The Prevalence and Potential Effects of Distractions in General Surgery: A mixed-methods study
Event Type
Health Care
TimeFriday, October 14th10:15am - 10:30am EDT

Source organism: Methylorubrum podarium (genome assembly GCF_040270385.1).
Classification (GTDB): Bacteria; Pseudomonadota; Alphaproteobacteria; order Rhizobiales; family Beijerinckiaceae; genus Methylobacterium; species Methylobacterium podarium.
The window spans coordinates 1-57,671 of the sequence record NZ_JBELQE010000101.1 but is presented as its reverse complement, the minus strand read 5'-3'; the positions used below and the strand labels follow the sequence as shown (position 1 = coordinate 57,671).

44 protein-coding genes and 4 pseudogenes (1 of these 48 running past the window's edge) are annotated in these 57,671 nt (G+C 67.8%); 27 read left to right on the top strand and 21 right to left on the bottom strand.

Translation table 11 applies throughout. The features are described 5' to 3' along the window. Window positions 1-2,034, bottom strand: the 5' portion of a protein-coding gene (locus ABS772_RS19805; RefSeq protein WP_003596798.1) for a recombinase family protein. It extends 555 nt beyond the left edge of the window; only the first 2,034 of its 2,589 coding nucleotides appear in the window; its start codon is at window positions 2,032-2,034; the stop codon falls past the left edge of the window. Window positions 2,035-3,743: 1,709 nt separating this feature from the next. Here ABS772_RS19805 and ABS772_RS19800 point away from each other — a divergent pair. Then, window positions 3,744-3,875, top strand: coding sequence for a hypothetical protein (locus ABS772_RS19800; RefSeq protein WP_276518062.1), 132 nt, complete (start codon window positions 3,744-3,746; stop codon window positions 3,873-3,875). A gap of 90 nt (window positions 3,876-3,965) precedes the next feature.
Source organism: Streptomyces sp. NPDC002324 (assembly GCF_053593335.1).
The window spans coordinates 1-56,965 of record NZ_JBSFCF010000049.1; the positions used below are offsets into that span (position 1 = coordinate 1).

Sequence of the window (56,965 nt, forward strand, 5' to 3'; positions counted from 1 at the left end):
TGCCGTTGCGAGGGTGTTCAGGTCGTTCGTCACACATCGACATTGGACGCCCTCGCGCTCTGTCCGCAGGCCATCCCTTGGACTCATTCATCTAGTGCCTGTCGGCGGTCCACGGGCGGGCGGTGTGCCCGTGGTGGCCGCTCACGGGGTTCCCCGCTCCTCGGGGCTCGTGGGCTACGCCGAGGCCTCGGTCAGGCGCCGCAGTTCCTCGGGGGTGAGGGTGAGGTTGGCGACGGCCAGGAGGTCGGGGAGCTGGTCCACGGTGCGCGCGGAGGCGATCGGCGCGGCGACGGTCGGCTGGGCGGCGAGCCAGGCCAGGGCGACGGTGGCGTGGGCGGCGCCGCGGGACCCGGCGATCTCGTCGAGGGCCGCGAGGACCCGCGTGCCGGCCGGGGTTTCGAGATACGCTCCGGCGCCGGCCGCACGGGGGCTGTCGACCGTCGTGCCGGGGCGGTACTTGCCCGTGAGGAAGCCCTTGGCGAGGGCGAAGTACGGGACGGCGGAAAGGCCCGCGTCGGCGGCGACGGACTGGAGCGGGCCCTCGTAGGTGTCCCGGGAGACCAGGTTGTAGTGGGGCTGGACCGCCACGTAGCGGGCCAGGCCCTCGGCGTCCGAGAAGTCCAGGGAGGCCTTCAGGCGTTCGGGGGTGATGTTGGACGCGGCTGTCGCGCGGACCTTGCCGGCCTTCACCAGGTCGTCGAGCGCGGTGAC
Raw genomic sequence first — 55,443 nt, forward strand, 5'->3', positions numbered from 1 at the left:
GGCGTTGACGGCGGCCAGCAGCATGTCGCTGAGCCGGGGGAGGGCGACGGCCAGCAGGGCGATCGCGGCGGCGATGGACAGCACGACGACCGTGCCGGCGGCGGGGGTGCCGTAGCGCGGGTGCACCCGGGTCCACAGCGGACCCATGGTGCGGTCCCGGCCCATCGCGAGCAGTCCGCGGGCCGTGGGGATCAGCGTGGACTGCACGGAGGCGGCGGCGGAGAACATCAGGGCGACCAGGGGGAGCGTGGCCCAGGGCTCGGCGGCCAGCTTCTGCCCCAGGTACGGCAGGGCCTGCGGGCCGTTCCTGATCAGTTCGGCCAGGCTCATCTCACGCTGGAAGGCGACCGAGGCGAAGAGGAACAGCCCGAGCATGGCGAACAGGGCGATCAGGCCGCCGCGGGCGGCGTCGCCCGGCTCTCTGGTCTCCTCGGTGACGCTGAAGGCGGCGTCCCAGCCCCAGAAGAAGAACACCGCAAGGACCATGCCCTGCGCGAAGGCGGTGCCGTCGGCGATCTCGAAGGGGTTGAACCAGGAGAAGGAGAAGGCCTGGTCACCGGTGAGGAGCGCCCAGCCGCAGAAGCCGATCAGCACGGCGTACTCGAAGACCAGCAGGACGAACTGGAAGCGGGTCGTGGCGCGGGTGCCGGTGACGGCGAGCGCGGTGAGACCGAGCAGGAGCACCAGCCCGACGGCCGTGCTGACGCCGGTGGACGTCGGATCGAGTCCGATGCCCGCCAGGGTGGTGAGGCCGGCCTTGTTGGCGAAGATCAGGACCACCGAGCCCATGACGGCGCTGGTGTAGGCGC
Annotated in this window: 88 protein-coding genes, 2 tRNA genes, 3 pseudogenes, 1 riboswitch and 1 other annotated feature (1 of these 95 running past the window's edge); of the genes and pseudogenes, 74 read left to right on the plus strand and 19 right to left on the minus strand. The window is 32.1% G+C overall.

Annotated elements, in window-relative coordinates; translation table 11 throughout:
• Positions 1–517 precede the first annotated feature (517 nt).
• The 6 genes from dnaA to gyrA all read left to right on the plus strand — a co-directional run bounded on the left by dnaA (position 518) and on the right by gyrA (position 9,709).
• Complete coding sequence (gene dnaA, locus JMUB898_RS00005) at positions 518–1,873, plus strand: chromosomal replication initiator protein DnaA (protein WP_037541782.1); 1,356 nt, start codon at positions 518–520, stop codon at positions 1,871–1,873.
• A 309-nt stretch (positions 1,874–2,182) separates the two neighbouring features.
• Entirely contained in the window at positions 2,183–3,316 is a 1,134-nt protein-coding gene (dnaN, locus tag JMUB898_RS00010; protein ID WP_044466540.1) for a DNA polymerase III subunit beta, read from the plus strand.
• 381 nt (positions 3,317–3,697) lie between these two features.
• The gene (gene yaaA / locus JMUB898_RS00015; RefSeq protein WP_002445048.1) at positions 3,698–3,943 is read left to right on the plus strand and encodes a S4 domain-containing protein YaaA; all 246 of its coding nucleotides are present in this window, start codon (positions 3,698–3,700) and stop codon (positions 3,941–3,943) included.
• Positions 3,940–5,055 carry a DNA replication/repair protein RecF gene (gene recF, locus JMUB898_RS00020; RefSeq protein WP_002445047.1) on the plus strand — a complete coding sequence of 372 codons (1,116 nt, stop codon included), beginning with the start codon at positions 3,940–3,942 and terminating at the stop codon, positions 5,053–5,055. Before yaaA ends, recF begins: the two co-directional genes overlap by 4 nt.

DescriptionDistractions can interfere with surgical tasks and may negatively impact task performance, surgery duration, and mood of surgical team members. A mixed-methods study was conducted to examine the prevalence and potential effects of distractions during general surgery, in particular during the surgical procedure and post-operative counts. An audio-video recording platform named the OR BlackBox® was used to record data from 40 surgical cases, which was in turn coded by multiple raters. Supporting qualitative data was collected through interviews with four OR staff members. The audio-video data revealed that distractions occurred on the average about every three minutes during the surgical procedure, and most frequently observed effect was distracted members not noticing other members’ requests. Twenty-nine of the cases had at least one changeover during the surgical procedure whereas overall four changeovers occurred during post-operative counts; in one of these cases the count was repeated, resulting in a delay of almost 15 minutes. Other distractions (OR traffic, communication, and others) were frequent both during the surgical procedure (M=0.39 per minute per case, SD=0.15) and post-operative counts (M=0.75 per minute per case, SD=0.44). The interviews were preliminary in nature and provided additional insights on the effects of OR distractions and potential mitigation strategies to inform future OR distraction research.